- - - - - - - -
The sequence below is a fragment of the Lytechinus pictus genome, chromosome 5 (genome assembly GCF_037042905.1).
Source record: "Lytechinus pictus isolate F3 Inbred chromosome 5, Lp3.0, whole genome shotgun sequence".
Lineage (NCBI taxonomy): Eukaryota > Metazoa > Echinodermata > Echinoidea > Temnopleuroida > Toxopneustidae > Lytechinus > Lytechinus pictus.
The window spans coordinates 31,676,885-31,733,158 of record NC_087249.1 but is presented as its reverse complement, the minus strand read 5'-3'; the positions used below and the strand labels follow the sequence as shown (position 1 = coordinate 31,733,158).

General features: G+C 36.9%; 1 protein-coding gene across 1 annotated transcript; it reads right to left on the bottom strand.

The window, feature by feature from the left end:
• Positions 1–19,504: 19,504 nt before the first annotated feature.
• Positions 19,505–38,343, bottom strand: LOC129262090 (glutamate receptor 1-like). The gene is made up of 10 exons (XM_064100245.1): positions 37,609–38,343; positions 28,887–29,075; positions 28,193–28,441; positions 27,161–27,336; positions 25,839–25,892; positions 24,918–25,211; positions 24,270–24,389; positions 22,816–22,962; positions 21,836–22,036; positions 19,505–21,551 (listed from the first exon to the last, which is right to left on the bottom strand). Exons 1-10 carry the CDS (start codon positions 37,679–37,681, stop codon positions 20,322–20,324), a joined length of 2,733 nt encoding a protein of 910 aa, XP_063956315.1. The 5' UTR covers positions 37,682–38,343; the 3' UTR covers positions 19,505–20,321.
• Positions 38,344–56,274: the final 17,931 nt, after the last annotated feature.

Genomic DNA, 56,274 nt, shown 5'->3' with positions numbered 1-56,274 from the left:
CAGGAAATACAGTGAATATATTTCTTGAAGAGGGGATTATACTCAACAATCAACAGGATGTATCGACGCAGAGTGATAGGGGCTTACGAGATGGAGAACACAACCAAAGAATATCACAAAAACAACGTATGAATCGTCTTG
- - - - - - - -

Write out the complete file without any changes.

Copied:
The sequence below is a fragment of the Lytechinus pictus genome, chromosome 5 (genome assembly GCF_037042905.1).
Source record: "Lytechinus pictus isolate F3 Inbred chromosome 5, Lp3.0, whole genome shotgun sequence".
Lineage (NCBI taxonomy): Eukaryota > Metazoa > Echinodermata > Echinoidea > Temnopleuroida > Toxopneustidae > Lytechinus > Lytechinus pictus.
The window spans coordinates 31,676,885-31,733,158 of record NC_087249.1 but is presented as its reverse complement, the minus strand read 5'-3'; the positions used below and the strand labels follow the sequence as shown (position 1 = coordinate 31,733,158).

General features: G+C 36.9%; 1 protein-coding gene across 1 annotated transcript; it reads right to left on the bottom strand.

The window, feature by feature from the left end:
• Positions 1–19,504: 19,504 nt before the first annotated feature.
• Positions 19,505–38,343, bottom strand: LOC129262090 (glutamate receptor 1-like). The gene is made up of 10 exons (XM_064100245.1): positions 37,609–38,343; positions 28,887–29,075; positions 28,193–28,441; positions 27,161–27,336; positions 25,839–25,892; positions 24,918–25,211; positions 24,270–24,389; positions 22,816–22,962; positions 21,836–22,036; positions 19,505–21,551 (listed from the first exon to the last, which is right to left on the bottom strand). Exons 1-10 carry the CDS (start codon positions 37,679–37,681, stop codon positions 20,322–20,324), a joined length of 2,733 nt encoding a protein of 910 aa, XP_063956315.1. The 5' UTR covers positions 37,682–38,343; the 3' UTR covers positions 19,505–20,321.
• Positions 38,344–56,274: the final 17,931 nt, after the last annotated feature.

Genomic DNA, 56,274 nt, shown 5'->3' with positions numbered 1-56,274 from the left:
CAGGAAATACAGTGAATATATTTCTTGAAGAGGGGATTATACTCAACAATCAACAGGATGTATCGACGCAGAGTGATAGGGGCTTACGAGATGGAGAACACAACCAAAGAATATCACAAAAACAACGTATGAATCGTCTTG